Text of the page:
Swimming in a natural spring is like nothing else. The water is so clear and perfect; you’ll never want to settle for a swimming pool again! Florida has an abundance of gorgeous springs, so pack your reusable water bottles and swimsuits and explore some of the best spots in the state.
You’ll be astounded when you see how crystal clear the water is at one of the largest artesian springs in the world. It produces nearly 550 million gallons of water daily and although swimming is not allowed, you can take a tour in a glass-bottomed boat to view the aquatic wildlife. See the turtles, alligators and fish in their natural habitat! You can also rent kayaks and canoes, or bring your own for a small launching fee. Silver Springs is one of Florida’s oldest tourist attractions, and the glass-bottomed boats have been in operation since the 1870s. It was a booming tourist destination with rides and animal exhibits for most of the 20th century. However, by the time the state took it over in 2013, the park had become run down, polluted, and almost forgotten. Today the park is still in a state of repair and most of its man-made attractions have been shut down while the park services allow it to return to a more natural state. However, the springs are as beautiful as ever, and worth a visit. If it looks familiar, that’s because so many movies have been filmed there, including "Tarzan" and "The Creature From the Black Lagoon".
The pool at Juniper Springs in Ocala is lovely and clear. It’s dotted with hundreds of tiny bubbling springs, as well as several major vents and boils. The limestone wall surrounding the pool has built-in steps and several easy access points for swimmers. The springs form the headwaters for the Juniper Run, which has some of the best kayaking and canoeing in Florida. You can visit the old mill house, built in the 1930s to provide electricity to the park. It’s no longer in use, but it’s been perfectly preserved and it’s pretty darned picturesque to boot.
Blue Spring State Park is a designated manatee refuge. Although swimming is not permitted when the manatees are in residence (November to March), you’ll be glad you came when you see hundreds of them from the boardwalk. You’ll be able to enjoy the 73-degree water in the summer, with swimming, boating, and snorkeling. Rent a tube and float gently from the main boil back to the dock. The park itself is a stunner, so plan to spend the day, or even a few at one of the campgrounds.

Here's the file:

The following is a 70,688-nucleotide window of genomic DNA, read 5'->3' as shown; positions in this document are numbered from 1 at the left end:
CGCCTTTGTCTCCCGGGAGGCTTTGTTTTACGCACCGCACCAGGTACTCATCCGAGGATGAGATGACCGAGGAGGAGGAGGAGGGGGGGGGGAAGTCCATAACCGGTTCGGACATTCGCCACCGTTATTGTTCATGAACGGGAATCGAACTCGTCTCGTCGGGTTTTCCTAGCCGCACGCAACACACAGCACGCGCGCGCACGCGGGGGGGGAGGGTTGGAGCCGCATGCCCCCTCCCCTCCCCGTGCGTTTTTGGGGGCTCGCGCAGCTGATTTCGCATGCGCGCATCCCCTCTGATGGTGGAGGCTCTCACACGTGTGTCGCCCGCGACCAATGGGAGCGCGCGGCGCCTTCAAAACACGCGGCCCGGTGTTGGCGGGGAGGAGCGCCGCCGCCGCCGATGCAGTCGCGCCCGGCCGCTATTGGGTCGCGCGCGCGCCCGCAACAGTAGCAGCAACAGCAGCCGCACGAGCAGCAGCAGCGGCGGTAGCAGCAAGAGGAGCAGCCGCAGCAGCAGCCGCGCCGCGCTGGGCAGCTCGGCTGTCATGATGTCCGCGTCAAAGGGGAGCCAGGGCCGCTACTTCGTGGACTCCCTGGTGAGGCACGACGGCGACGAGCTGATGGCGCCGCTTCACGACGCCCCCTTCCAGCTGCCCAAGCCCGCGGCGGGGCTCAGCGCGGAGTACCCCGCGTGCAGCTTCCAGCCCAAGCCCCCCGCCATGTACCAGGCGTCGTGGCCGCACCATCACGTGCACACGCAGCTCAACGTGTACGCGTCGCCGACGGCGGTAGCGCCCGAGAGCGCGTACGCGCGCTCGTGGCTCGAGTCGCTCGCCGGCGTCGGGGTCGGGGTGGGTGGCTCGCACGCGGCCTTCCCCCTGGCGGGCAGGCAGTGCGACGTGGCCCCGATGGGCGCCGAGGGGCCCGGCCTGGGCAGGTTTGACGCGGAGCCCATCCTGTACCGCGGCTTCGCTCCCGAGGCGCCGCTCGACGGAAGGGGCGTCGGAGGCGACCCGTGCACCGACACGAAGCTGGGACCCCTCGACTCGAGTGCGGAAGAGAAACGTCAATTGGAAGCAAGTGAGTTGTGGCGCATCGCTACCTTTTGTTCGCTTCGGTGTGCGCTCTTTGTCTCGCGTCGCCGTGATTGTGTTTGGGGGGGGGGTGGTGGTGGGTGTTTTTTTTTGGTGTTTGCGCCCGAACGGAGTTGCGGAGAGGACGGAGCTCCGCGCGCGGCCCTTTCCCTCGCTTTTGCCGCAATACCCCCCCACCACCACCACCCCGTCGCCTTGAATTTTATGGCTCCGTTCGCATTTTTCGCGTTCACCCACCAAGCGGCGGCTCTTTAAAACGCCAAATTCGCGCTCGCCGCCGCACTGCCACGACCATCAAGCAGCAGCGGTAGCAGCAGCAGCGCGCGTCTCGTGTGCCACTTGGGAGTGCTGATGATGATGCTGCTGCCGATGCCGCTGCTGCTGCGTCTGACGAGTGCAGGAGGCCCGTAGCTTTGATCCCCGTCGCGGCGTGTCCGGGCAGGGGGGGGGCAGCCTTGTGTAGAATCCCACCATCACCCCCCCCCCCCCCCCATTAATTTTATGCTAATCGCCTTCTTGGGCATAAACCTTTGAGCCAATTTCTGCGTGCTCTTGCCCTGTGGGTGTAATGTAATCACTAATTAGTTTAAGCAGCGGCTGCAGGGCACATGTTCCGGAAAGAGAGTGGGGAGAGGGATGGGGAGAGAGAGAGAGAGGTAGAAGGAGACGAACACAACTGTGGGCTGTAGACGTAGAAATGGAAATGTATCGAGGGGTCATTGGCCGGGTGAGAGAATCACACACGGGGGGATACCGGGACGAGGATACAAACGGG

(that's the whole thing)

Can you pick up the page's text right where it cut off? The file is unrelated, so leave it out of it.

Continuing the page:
Wekiwa Springs is one of the prettiest spots in Florida. It’s only about 5 feet deep at its deepest point, with a flat and sandy bottom, so it’s very kid-friendly. Come for the swimming, the boating, and the beautiful setting. It’s not far from Orlando, so it’s the perfect place to recharge after a few days at the theme parks. The spring pours 42 million gallons of beautiful, cold, clear water into the Wekiwa River every day. The campground is well kept and clean, and very welcoming to RVers.
The biggest mineral spring in the world is in North Port, Florida. More than an acre in circumference and almost 250 feet deep, it’s really more like a pond than a spring and it’s geothermally heated, making it one of only two hot springs in the state. The temperature generally holds steady at 85 degrees Fahrenheit on the surface, 97 degrees at the lowest vent. Thousands of visitors come every year to float on the warm water (high mineral content makes the water extra buoyant), explore the underground caves, and soak up the many alleged health benefits. They’re following a long tradition, too. Humans have been visiting the spring for thousands of years. Paleo-Indians buried their dead in the walls before the water rose to its current height and a human skull found here has been dated to be around 10,000 years old!